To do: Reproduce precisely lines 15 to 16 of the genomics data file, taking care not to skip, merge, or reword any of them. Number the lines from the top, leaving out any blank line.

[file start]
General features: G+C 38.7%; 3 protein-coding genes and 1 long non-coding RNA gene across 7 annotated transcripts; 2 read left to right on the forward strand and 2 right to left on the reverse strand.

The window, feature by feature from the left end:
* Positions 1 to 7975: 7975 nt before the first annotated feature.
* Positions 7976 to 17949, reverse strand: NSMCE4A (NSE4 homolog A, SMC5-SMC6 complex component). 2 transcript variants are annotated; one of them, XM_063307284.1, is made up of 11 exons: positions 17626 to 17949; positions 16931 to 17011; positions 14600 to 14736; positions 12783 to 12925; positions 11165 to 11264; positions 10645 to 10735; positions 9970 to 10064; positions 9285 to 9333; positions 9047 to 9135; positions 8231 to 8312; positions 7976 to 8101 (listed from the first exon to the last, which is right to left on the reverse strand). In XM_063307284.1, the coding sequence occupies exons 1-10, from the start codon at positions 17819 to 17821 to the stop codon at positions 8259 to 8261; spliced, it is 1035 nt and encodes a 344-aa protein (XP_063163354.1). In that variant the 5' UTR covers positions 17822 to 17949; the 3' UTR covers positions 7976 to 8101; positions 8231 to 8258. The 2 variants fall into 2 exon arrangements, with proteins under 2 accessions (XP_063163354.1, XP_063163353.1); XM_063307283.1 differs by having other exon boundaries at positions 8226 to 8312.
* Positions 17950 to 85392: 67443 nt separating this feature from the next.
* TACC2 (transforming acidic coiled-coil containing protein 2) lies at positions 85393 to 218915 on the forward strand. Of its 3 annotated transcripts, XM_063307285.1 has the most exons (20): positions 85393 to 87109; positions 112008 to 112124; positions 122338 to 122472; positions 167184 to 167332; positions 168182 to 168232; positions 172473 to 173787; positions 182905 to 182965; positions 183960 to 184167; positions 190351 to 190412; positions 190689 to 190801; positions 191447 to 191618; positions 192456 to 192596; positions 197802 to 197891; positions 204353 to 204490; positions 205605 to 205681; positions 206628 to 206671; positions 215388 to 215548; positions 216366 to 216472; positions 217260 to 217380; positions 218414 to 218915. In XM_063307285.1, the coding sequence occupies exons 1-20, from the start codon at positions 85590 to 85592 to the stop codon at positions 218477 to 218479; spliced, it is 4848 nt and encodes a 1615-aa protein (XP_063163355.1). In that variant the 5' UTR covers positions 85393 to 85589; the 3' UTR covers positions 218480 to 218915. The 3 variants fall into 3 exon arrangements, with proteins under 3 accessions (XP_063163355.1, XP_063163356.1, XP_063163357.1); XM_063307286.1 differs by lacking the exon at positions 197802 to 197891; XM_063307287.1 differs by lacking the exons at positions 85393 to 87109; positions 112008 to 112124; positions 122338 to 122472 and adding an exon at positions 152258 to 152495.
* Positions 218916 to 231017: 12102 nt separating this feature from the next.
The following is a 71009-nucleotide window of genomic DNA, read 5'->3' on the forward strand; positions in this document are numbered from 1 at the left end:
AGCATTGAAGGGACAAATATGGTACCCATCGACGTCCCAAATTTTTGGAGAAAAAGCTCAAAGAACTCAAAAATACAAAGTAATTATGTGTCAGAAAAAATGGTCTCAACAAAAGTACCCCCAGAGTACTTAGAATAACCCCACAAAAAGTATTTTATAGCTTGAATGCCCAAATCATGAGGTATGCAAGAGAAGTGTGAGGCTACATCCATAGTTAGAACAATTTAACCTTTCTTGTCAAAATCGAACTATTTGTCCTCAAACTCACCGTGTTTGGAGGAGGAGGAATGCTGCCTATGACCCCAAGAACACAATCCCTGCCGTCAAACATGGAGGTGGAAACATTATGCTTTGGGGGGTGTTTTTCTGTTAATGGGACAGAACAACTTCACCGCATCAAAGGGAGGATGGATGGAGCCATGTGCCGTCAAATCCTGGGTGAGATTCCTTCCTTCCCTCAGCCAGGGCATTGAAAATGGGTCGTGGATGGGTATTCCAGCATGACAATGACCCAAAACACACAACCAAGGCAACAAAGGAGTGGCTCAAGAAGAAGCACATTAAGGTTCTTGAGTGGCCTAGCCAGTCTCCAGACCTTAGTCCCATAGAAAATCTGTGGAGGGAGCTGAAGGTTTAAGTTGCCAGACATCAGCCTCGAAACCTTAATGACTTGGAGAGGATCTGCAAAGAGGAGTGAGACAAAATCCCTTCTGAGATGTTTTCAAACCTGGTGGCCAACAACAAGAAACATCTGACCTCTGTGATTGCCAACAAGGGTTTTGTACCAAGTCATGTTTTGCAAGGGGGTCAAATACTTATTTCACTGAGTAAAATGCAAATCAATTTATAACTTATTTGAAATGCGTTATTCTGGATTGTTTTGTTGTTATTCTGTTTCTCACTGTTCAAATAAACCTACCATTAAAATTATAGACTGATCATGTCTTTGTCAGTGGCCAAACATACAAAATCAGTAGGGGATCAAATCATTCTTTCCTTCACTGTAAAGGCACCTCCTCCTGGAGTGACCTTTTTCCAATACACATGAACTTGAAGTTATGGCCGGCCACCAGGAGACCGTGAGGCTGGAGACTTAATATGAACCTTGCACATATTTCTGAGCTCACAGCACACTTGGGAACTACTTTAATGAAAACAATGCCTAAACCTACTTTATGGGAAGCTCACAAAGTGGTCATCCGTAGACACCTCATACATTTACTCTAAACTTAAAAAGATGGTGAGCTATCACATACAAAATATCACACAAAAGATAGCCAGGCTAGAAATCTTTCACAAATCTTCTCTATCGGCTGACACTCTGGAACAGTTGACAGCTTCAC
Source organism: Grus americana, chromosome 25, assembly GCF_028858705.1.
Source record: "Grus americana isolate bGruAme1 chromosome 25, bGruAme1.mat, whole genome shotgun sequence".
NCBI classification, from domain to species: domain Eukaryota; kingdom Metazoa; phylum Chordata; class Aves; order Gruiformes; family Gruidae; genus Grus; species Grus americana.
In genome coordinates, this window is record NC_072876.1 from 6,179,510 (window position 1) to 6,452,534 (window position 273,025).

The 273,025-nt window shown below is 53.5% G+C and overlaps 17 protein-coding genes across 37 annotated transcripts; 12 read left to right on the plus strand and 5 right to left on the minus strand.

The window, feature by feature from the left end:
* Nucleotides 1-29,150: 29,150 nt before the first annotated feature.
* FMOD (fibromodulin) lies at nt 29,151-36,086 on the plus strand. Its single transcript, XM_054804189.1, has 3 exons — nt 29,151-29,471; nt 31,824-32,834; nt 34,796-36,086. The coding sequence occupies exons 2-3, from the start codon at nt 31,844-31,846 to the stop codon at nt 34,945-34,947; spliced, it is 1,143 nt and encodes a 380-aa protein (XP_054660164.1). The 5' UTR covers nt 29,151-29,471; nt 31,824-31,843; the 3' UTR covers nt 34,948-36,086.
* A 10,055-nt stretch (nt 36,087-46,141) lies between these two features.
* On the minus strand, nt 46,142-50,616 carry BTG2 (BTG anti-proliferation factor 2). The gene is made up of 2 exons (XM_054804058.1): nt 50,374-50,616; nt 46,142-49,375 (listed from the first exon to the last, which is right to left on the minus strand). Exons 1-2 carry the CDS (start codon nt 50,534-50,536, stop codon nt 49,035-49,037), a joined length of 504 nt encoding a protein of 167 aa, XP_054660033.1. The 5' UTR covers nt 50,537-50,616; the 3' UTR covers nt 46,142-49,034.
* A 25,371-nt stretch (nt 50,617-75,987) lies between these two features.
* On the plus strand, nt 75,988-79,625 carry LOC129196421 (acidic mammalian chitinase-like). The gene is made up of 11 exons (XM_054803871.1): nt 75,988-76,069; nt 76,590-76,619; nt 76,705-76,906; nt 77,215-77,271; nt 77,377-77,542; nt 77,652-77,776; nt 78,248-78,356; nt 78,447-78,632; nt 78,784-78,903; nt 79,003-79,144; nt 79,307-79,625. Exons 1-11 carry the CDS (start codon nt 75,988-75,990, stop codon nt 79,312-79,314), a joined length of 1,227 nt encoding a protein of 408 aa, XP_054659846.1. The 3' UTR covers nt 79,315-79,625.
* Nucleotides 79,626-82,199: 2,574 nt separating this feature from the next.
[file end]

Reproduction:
The window, feature by feature from the left end:
* Nucleotides 1-29,150: 29,150 nt before the first annotated feature.